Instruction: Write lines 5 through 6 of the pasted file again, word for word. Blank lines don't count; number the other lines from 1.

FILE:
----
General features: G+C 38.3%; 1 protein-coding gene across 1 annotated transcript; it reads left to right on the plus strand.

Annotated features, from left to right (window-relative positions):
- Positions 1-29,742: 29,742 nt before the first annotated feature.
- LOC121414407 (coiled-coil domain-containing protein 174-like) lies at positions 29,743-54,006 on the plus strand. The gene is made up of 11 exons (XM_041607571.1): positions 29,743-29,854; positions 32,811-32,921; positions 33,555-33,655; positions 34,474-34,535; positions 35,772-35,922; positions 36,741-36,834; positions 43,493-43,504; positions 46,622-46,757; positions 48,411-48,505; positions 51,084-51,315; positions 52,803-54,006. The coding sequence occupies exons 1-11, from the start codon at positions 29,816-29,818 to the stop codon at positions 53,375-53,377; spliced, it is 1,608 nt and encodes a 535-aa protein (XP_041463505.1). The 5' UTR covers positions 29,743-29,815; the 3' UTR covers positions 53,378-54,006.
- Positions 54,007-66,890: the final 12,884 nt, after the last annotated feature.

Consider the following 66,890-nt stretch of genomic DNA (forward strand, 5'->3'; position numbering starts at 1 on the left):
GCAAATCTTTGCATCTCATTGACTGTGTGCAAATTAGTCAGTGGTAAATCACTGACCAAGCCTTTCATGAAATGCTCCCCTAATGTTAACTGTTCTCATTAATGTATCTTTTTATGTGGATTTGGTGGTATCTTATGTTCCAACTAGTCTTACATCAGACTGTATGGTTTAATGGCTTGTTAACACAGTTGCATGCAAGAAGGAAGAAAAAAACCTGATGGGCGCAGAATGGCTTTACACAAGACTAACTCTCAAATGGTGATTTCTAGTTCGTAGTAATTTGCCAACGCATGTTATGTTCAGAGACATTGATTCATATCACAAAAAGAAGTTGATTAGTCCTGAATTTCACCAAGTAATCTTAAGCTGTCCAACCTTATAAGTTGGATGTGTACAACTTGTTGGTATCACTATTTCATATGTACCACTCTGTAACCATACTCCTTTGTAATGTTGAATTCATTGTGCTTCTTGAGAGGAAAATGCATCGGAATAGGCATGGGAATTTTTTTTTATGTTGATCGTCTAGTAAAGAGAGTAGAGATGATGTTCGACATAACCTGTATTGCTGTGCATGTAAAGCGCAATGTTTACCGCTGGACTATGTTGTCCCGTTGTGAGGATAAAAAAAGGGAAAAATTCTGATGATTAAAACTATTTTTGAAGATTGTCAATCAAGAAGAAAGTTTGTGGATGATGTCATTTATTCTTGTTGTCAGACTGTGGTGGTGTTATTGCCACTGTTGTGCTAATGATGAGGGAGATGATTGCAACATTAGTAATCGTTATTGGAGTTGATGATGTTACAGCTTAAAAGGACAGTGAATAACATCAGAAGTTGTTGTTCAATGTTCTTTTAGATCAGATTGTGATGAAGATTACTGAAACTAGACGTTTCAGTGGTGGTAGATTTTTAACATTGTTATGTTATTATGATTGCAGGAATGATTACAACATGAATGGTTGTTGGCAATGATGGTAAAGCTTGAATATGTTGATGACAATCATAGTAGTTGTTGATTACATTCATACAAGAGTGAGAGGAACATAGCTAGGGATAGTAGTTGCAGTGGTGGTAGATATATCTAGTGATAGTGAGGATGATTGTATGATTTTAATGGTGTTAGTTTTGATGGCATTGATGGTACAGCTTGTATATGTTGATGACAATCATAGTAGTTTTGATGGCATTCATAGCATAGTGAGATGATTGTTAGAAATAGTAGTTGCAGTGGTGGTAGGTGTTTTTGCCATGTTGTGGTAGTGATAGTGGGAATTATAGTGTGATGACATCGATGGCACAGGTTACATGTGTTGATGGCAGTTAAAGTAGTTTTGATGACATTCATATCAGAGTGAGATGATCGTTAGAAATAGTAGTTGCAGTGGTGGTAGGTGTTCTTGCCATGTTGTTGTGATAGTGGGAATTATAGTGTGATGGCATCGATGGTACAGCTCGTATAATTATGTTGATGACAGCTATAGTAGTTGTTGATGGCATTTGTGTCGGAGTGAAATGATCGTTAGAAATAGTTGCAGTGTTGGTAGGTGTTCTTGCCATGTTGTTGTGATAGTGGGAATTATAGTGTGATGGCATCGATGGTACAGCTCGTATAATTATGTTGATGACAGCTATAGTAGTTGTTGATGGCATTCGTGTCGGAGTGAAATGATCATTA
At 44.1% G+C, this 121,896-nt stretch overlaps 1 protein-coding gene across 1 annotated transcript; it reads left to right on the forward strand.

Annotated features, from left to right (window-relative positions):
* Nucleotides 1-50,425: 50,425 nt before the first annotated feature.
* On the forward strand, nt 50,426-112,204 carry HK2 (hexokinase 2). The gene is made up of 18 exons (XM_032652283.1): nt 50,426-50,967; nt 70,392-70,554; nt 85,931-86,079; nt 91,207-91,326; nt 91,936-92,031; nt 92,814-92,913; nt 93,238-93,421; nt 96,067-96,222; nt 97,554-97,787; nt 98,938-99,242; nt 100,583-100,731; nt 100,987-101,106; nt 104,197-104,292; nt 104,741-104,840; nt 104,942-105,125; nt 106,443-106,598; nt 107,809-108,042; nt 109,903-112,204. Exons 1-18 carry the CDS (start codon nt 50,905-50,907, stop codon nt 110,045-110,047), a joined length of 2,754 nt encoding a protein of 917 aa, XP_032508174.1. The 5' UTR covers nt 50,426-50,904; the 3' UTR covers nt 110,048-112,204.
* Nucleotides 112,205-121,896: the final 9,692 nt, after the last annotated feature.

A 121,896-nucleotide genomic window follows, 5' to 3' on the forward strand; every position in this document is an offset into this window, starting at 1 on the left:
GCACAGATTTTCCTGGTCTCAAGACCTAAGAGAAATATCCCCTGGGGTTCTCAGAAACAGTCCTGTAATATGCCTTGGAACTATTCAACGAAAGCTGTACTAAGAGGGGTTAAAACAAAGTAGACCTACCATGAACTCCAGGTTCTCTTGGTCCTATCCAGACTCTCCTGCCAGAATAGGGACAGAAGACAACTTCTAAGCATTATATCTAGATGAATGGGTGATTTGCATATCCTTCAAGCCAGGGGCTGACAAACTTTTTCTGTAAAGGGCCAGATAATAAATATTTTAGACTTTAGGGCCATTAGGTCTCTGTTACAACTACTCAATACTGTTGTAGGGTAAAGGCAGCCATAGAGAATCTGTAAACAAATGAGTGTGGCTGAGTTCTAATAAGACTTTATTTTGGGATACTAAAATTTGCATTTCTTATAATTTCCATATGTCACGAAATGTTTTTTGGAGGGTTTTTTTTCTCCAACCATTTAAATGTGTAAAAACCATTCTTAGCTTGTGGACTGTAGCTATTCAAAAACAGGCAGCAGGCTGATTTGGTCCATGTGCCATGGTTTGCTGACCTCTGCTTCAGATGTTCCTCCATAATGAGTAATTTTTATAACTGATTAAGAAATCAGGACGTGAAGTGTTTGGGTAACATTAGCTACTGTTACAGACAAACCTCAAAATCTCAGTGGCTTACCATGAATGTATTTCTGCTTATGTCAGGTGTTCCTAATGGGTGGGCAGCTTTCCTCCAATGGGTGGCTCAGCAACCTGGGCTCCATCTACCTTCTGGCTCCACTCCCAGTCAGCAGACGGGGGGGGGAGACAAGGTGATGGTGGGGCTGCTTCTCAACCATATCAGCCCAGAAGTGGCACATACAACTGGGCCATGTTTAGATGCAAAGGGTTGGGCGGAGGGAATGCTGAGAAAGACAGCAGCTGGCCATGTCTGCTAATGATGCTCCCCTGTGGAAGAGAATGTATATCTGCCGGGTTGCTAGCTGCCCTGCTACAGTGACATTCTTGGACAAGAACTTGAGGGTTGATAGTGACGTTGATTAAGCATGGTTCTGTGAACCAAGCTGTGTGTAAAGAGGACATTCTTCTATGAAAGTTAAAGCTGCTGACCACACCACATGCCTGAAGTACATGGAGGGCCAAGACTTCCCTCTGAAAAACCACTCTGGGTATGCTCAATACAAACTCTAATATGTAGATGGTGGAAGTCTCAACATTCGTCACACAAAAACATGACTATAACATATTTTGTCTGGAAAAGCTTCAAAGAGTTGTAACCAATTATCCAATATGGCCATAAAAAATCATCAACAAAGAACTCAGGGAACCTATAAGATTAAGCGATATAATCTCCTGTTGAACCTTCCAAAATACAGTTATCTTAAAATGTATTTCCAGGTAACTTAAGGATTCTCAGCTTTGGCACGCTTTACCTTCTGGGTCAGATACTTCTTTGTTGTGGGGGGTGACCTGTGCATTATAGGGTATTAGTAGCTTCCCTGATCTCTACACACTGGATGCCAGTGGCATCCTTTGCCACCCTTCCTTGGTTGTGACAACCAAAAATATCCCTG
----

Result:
- Positions 54,007-66,890: the final 12,884 nt, after the last annotated feature.

Consider the following 66,890-nt stretch of genomic DNA (forward strand, 5'->3'; position numbering starts at 1 on the left):